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A Day in the Life of a Cold Warehouse Worker

Updated on May 8, 2020
Davie Chen profile image

Davie is a passionate consumer of nonfiction literature and knowledge distributor for the purpose of enhancing people's lives.

Working in a cold warehouse was quite an experience. The warehouse was separated into three zones - huge industrial ovens for preheating foodstuffs, huge shelves for stockpiling dry products and huge freezers to keep foods fresh.

My obligations were stockpiling dry products and taking care of the logistics of fresh foods.

My typical day started at 8 a.m., with a coffee in one hand and a bagel in the other. Equipped myself with safety clothing and shoes then headed to get myself a pallet truck. I used to put a sticker on my favorite one so I could prank my colleagues for stealing my machine. Haha, very funny.

I had a clear task list for everyday so there wasn’t any separated morning briefings and the days pretty much started with delivering dry products to the preheating zone. Dry products were like trolleys, cardboard boxes and wooden pallets. It usually took the entire first half of the day for all of these because there were only two guys completing the task daily, so it was a disaster every time when either of us caught a flu or something else.

After three to four hours of hard work, the rewarding feeding time arrived. We usually drove to the nearest canteen to forget about work for some minutes. The physical work was clear and simple. What gave us grey hair and wrinkles were the squeamish data that needed to be thorough so the following departments could practice their procedures. No one monitored our breaks because supervisors solely focused on the results, not the process. We had even lunched for a couple of hours some day, if given tasks were done early.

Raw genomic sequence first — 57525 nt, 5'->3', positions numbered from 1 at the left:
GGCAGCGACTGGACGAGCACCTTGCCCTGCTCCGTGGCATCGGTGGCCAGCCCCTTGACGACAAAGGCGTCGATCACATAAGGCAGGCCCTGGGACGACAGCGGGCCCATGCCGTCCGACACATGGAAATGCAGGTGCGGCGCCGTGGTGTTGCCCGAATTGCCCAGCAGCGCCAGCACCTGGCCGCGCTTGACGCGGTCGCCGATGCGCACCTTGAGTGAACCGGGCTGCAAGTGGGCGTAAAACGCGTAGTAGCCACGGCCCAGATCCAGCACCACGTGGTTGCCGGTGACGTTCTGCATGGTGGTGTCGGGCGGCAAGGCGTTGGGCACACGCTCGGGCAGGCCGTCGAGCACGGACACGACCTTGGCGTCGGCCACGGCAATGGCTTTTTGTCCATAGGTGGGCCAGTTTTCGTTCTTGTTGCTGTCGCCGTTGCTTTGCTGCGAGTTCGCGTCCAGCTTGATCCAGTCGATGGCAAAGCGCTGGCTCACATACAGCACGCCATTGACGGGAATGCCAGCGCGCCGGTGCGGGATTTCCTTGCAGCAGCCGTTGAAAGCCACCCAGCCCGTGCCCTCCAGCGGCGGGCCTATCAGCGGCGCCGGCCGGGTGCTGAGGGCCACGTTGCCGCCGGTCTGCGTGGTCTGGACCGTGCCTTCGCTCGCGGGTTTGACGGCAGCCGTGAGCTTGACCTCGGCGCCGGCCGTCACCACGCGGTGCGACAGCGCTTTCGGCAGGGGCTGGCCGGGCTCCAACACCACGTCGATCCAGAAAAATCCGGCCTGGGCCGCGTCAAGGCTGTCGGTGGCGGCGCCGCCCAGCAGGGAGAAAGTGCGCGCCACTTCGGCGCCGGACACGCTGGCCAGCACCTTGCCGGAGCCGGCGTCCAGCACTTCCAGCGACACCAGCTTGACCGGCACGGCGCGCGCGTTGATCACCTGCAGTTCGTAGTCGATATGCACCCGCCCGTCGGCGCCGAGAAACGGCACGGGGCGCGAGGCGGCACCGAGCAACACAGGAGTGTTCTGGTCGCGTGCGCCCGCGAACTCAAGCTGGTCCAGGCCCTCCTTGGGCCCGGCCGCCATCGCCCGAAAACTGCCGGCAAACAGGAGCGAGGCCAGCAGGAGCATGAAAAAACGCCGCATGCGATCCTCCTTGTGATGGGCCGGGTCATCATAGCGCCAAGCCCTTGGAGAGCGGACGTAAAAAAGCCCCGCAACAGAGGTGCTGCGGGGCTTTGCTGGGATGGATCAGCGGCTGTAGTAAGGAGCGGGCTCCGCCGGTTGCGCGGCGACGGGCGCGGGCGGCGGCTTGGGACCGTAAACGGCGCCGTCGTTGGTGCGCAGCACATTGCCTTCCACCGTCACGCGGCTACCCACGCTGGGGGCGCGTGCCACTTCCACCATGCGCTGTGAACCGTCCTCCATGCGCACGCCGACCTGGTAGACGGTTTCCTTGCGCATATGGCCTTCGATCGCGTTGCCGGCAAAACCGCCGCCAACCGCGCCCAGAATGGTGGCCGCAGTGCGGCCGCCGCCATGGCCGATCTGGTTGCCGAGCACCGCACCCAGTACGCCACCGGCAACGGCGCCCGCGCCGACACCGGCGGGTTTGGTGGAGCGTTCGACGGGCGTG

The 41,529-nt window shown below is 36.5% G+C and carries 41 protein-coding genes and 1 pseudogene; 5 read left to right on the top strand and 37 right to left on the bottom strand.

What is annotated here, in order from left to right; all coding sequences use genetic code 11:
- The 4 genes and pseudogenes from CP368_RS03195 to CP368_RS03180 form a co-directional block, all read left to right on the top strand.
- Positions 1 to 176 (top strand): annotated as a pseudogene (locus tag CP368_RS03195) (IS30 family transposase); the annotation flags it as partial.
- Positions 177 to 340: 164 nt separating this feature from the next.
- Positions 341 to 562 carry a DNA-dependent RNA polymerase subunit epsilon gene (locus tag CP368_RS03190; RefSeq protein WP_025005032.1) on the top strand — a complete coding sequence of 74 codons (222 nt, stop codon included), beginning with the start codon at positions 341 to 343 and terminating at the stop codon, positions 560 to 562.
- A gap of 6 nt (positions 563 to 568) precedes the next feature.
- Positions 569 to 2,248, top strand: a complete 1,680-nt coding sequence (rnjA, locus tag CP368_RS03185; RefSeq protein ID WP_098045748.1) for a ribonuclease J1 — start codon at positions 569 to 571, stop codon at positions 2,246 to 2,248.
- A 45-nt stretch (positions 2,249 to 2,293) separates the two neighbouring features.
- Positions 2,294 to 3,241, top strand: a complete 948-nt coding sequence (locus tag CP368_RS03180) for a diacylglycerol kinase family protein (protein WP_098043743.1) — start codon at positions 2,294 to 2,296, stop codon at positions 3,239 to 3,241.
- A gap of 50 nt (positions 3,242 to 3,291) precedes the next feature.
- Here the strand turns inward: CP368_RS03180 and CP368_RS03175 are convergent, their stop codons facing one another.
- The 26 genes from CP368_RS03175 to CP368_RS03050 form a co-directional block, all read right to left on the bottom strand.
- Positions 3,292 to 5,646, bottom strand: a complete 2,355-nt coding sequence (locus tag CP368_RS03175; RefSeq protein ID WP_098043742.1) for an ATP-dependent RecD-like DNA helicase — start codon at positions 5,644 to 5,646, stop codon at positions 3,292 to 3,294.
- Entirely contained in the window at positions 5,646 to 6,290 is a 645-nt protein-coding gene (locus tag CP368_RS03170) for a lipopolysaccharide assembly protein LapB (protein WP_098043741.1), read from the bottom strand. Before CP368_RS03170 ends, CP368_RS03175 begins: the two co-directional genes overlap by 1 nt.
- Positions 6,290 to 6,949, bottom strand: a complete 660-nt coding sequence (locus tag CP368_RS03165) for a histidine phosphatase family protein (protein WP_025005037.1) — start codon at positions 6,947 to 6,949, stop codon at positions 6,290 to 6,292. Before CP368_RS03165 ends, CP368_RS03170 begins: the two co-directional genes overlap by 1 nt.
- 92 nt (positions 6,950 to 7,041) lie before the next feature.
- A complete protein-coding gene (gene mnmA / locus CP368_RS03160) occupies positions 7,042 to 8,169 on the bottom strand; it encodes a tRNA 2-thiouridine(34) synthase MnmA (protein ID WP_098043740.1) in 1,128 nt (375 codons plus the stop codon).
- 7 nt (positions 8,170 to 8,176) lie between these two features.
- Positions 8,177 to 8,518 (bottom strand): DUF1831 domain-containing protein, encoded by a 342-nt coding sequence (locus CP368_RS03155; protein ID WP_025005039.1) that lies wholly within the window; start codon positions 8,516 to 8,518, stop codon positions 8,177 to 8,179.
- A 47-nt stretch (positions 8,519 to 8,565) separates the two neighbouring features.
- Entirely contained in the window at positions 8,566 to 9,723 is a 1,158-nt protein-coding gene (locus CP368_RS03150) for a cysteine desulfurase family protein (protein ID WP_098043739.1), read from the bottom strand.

Another half of the day was typically spent in the freezers. I loved that because my body temperature increases with even a little amount of physical work.

First thing to do was to check on the inventory to ensure that there were sufficient amount of food to be distributed to different restaurants, next morning. If not, then we had to make quick orders directly to the restaurants. Next, we needed to load up pallets with foodstuffs and it usually took us a couple of hours because there were tens of restaurants in being taken into consideration in a daily distributions. All the stuffs were delivered to the preheating zone around 2 p.m.

Our days pretty much ended at 3.30 p.m., and since it was located in industrial areas among other warehouses and factories, it took about half an hour returning home. Fortunately, the pay was above average and bosses were friendly.

I would like to mention a few exceptional things that I haven’t witnessed in other warehouse jobs.

First, food waste was immense. I have seen tens of thousands of buns and meat products being destroyed weekly despite the fact that such phenomenon is normal in the food industry, but I still felt the pain of wasting food inside myself. I have always hated wasting food.

Second, people working in such warehouse weren’t happy, in general. I rarely saw anyone smiling during shifts, even on breaks. I tried to come up with a reason for the atmosphere like “Maybe working in such unusual temperatures for such long periods of time have made people frown.” Nonetheless, I felt sorry for the frowners because I enjoyed my job.

And third, there were only a few people in the entire warehouse, three per zone in average. It was pretty creepy working in such huge place with such few co-workers, sometimes.


I would like to share some facts from my own experience:

  • Good pay for such great freedom
  • It felt awesome because bosses relied more on results than process
  • Many-sided tasks made shifts feel like short
  • Tasks could be done alone or with a colleague
  • The immense food waste gave another perspective of the food industry
  • Flexible lunch hours was a huge pro

In sum - The physical part was simple and enjoyable. What came to challenges was maintaining detail oriented inventories and precise reports to minimized any negative domino effects. People who like to play with numbers and fiddly data is more suitable for the job.

My advice for a more convenient working environment - Have a pleasant breakfast or in my case, an iced latte right in the morning. It always saved my day. Dress well because the freezers are literally very freezing and not every warehouse can provide warmth consuming sweaters. Also, do your tasks quickly to earn more spare time for your own things so, you can save more time for your family at home. I did.


Thank you for reading once again, until next time!

This content is accurate and true to the best of the author’s knowledge and is not meant to substitute for formal and individualized advice from a qualified professional.

© 2020 Davie Chen

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